Teaching your kids to share and to get along with other kids can often be a challenge. Even if your son or daughter is well behaved 99% of the time, that 1% of the time when he or she is told to play nicely or to share a toy and melts down…it can be wearing on any parent’s soul. If you’ve been dealing with the “Don’t Wanna!”s and the “I WON’T!”s, here are some of the things you can try.
Team sports are a great way to teach your kids good sportsmanship, sharing, getting along well and working as part of a team. You would be amazed at what the right baseball bat can do when handed from a talented coach to an otherwise unruly kid. Most team sports have teams and leagues set up specifically for younger kids—even kids as young and three can start doing peewee soccer or t-ball.
If you don’t think that your son or daughter is quite ready for the regimentation of a team sport, you might consider putting together play groups or play dates with other families in the neighborhood. Introducing other kids one or two at a time keeps the experience from being overwhelming. What’s more the punishment of going home might be enough to help your child figure out that good behavior is the best behavior.
One of the best ways to teach an unruly child to, for lack of a better term, “play nicely” is to positively reinforce his good behavior. This doesn’t have to be much. A simple “I’m very proud of you for sharing your toys” or “Good job, buddy, the way you worked with your friend to build that fort was awesome!” might be enough to start showing your child that good behavior is the goal. Be careful not to go overboard. You don’t want your daughter expecting a new toy every time she allows her little sister to use her crayons.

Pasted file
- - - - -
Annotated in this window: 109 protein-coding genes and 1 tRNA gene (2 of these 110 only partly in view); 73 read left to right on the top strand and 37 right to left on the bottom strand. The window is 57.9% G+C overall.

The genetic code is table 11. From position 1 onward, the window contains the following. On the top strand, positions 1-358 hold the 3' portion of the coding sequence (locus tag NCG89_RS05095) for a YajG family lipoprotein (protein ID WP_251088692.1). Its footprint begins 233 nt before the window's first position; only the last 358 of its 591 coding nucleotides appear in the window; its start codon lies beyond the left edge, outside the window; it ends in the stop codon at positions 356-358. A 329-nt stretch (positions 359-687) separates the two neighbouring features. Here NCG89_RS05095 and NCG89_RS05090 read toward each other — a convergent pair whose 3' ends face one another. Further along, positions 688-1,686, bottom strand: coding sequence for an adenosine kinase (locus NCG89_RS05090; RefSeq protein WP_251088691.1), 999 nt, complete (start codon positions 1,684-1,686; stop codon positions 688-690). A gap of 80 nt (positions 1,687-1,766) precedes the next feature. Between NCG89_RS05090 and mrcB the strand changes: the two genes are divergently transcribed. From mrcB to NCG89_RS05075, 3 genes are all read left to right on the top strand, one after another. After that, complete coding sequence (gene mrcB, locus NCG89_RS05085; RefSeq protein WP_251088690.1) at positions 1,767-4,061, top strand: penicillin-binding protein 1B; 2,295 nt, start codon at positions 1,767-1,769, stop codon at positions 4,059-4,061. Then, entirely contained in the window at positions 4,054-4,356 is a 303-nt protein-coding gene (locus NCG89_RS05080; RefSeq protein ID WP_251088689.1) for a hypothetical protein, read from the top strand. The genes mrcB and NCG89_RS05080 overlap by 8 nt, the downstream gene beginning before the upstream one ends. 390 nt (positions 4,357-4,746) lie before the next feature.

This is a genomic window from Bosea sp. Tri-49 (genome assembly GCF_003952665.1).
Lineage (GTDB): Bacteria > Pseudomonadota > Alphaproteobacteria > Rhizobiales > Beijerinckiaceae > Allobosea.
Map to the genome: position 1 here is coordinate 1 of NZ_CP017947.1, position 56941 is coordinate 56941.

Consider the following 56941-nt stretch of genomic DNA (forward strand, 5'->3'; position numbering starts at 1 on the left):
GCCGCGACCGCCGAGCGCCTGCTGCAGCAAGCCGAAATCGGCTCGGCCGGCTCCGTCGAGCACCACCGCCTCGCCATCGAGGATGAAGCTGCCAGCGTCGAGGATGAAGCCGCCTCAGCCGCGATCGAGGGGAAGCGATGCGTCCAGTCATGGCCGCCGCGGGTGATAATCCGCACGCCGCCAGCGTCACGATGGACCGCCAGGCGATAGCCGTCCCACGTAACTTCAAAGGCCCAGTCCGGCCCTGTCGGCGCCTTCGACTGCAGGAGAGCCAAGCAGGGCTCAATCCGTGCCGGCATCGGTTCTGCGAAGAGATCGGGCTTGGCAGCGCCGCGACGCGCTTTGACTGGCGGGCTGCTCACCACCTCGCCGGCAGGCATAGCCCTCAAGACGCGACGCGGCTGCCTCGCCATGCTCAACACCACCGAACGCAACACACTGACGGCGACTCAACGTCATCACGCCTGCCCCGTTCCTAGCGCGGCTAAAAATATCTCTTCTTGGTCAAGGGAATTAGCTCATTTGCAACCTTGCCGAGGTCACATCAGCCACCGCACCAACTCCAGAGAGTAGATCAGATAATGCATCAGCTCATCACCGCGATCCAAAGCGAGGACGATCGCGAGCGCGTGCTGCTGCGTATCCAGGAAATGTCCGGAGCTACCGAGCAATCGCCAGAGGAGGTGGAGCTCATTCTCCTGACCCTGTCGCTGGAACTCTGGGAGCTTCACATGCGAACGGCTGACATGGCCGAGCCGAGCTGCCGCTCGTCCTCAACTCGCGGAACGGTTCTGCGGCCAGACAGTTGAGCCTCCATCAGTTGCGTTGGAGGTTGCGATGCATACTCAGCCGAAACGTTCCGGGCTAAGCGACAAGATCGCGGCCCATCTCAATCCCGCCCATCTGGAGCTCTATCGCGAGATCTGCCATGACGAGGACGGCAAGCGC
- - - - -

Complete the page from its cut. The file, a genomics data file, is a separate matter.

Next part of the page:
For some children, positive reinforcement isn’t enough and you’ll have to start implementing some kind of discipline strategy to discourage the bad behavior as well as encourage the good. This can be tricky because everybody has a different opinion as to what sort of discipline works best. The key to success here is to really know your children. Just because the time-out method works for your friend’s son does not mean that it will work with your daughter. She might be the type of kid for whom taking away privileges works best.
Whatever route you choose to go, remember: every child is unique and there might be an underlying reason for the bad behavior. Often figuring out the core cause is what will help you figure out how to best counteract the bad behavior. Good luck!
Image source: Go Change Move